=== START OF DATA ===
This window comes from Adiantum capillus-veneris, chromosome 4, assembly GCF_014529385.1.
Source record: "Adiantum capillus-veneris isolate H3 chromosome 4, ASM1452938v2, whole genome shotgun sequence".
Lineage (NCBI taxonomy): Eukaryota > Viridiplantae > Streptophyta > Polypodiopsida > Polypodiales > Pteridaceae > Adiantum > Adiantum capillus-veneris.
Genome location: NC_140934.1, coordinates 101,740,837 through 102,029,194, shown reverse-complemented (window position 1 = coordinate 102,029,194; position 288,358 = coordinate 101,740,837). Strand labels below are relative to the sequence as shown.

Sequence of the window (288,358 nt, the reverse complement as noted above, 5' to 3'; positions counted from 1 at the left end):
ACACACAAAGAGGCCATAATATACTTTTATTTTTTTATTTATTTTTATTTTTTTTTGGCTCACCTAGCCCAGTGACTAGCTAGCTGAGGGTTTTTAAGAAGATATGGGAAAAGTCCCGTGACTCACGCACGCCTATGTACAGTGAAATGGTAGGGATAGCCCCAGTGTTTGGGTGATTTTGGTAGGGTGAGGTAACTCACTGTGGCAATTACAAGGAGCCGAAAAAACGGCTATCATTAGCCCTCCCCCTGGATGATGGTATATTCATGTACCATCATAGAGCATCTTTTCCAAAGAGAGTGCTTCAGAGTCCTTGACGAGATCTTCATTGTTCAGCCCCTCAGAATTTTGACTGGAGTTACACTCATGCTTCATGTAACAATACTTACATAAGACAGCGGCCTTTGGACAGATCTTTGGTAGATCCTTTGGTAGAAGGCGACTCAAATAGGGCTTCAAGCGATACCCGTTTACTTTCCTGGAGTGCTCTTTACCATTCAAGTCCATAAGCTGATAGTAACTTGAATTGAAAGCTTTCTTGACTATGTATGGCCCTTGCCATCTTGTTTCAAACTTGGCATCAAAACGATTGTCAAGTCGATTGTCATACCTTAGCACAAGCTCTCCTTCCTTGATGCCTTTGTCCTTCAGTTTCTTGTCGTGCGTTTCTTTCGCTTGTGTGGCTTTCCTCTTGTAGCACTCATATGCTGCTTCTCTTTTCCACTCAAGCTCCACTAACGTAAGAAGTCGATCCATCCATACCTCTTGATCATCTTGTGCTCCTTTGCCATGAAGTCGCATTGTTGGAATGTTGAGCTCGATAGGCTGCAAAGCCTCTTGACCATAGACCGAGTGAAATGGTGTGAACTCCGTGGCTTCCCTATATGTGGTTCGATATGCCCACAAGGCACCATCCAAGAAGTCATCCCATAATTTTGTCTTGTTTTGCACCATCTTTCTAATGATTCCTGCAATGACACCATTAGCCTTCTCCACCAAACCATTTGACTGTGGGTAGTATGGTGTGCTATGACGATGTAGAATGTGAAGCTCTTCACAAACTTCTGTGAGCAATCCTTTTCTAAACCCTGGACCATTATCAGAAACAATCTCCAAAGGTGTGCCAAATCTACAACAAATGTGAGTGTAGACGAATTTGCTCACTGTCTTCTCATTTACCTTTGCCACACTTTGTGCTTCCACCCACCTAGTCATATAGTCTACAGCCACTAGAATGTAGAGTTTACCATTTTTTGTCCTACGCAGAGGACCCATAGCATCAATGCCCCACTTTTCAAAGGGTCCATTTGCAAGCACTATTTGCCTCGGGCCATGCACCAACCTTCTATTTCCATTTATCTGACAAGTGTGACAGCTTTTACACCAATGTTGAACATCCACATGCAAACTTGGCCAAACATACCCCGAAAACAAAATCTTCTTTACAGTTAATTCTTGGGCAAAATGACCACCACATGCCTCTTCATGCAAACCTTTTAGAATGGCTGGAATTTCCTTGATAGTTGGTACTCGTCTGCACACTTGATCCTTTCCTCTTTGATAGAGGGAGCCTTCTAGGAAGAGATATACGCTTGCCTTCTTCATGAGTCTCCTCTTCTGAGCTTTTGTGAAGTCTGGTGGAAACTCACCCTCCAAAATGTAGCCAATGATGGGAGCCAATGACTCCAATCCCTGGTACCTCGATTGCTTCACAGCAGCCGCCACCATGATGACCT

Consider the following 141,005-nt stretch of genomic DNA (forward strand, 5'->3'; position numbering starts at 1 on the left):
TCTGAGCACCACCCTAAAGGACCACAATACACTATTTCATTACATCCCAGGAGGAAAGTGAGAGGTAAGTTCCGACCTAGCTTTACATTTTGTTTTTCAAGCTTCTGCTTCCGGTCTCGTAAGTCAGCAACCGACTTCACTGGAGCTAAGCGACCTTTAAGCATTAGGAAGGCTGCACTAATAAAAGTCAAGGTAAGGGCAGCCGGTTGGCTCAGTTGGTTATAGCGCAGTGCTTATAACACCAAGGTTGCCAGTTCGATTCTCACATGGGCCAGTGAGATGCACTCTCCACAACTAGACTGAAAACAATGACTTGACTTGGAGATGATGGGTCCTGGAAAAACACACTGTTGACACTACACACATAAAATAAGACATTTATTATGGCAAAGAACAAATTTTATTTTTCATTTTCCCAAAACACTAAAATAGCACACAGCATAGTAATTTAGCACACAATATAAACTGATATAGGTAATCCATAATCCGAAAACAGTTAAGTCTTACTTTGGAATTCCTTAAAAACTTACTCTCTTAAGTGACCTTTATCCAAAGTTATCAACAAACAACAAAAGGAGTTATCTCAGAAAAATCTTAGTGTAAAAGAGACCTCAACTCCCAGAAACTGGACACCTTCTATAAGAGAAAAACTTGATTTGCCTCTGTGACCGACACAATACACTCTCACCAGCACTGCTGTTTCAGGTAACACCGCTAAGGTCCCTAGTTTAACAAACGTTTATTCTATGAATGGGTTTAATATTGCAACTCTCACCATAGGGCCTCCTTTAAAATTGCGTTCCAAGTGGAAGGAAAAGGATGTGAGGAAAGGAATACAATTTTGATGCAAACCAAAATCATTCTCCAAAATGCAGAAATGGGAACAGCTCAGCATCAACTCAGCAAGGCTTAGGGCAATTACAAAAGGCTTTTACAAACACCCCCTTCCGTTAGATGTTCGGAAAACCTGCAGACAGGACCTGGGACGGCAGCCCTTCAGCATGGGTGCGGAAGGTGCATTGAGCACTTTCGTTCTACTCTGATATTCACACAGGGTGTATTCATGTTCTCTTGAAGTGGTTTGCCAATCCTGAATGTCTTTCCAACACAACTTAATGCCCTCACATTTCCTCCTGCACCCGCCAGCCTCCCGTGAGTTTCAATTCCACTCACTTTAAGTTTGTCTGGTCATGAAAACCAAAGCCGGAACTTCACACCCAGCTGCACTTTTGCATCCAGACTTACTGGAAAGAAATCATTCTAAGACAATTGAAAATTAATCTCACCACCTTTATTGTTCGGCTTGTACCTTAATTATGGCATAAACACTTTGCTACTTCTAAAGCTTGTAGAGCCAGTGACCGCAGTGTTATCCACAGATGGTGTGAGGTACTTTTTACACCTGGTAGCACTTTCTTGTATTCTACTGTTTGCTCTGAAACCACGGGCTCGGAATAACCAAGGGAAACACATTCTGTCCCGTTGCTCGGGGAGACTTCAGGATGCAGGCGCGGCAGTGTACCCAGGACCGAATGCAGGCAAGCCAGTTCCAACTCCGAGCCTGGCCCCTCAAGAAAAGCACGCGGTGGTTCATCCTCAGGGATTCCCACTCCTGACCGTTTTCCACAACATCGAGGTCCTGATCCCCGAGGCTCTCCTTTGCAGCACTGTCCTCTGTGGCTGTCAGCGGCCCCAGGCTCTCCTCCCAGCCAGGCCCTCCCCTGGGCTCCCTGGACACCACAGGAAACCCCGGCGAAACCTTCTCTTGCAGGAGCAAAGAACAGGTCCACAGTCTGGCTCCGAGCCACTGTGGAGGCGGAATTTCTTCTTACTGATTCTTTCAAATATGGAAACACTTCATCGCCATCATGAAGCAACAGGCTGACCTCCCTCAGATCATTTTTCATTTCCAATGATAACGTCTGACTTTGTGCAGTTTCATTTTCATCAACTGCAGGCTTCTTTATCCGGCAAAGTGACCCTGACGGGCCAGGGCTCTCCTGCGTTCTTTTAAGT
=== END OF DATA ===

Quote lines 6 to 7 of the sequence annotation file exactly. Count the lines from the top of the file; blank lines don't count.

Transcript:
ACACACAAAGAGGCCATAATATACTTTTATTTTTTTATTTATTTTTATTTTTTTTTGGCTCACCTAGCCCAGTGACTAGCTAGCTGAGGGTTTTTAAGAAGATATGGGAAAAGTCCCGTGACTCACGCACGCCTATGTACAGTGAAATGGTAGGGATAGCCCCAGTGTTTGGGTGATTTTGGTAGGGTGAGGTAACTCACTGTGGCAATTACAAGGAGCCGAAAAAACGGCTATCATTAGCCCTCCCCCTGGATGATGGTATATTCATGTACCATCATAGAGCATCTTTTCCAAAGAGAGTGCTTCAGAGTCCTTGACGAGATCTTCATTGTTCAGCCCCTCAGAATTTTGACTGGAGTTACACTCATGCTTCATGTAACAATACTTACATAAGACAGCGGCCTTTGGACAGATCTTTGGTAGATCCTTTGGTAGAAGGCGACTCAAATAGGGCTTCAAGCGATACCCGTTTACTTTCCTGGAGTGCTCTTTACCATTCAAGTCCATAAGCTGATAGTAACTTGAATTGAAAGCTTTCTTGACTATGTATGGCCCTTGCCATCTTGTTTCAAACTTGGCATCAAAACGATTGTCAAGTCGATTGTCATACCTTAGCACAAGCTCTCCTTCCTTGATGCCTTTGTCCTTCAGTTTCTTGTCGTGCGTTTCTTTCGCTTGTGTGGCTTTCCTCTTGTAGCACTCATATGCTGCTTCTCTTTTCCACTCAAGCTCCACTAACGTAAGAAGTCGATCCATCCATACCTCTTGATCATCTTGTGCTCCTTTGCCATGAAGTCGCATTGTTGGAATGTTGAGCTCGATAGGCTGCAAAGCCTCTTGACCATAGACCGAGTGAAATGGTGTGAACTCCGTGGCTTCCCTATATGTGGTTCGATATGCCCACAAGGCACCATCCAAGAAGTCATCCCATAATTTTGTCTTGTTTTGCACCATCTTTCTAATGATTCCTGCAATGACACCATTAGCCTTCTCCACCAAACCATTTGACTGTGGGTAGTATGGTGTGCTATGACGATGTAGAATGTGAAGCTCTTCACAAACTTCTGTGAGCAATCCTTTTCTAAACCCTGGACCATTATCAGAAACAATCTCCAAAGGTGTGCCAAATCTACAACAAATGTGAGTGTAGACGAATTTGCTCACTGTCTTCTCATTTACCTTTGCCACACTTTGTGCTTCCACCCACCTAGTCATATAGTCTACAGCCACTAGAATGTAGAGTTTACCATTTTTTGTCCTACGCAGAGGACCCATAGCATCAATGCCCCACTTTTCAAAGGGTCCATTTGCAAGCACTATTTGCCTCGGGCCATGCACCAACCTTCTATTTCCATTTATCTGACAAGTGTGACAGCTTTTACACCAATGTTGAACATCCACATGCAAACTTGGCCAAACATACCCCGAAAACAAAATCTTCTTTACAGTTAATTCTTGGGCAAAATGACCACCACATGCCTCTTCATGCAAACCTTTTAGAATGGCTGGAATTTCCTTGATAGTTGGTACTCGTCTGCACACTTGATCCTTTCCTCTTTGATAGAGGGAGCCTTCTAGGAAGAGATATACGCTTGCCTTCTTCATGAGTCTCCTCTTCTGAGCTTTTGTGAAGTCTGGTGGAAACTCACCCTCCAAAATGTAGCCAATGATGGGAGCCAATGACTCCAATCCCTGGTACCTCGATTGCTTCACAGCAGCCGCCACCATGATGACCT

Consider the following 141,005-nt stretch of genomic DNA (forward strand, 5'->3'; position numbering starts at 1 on the left):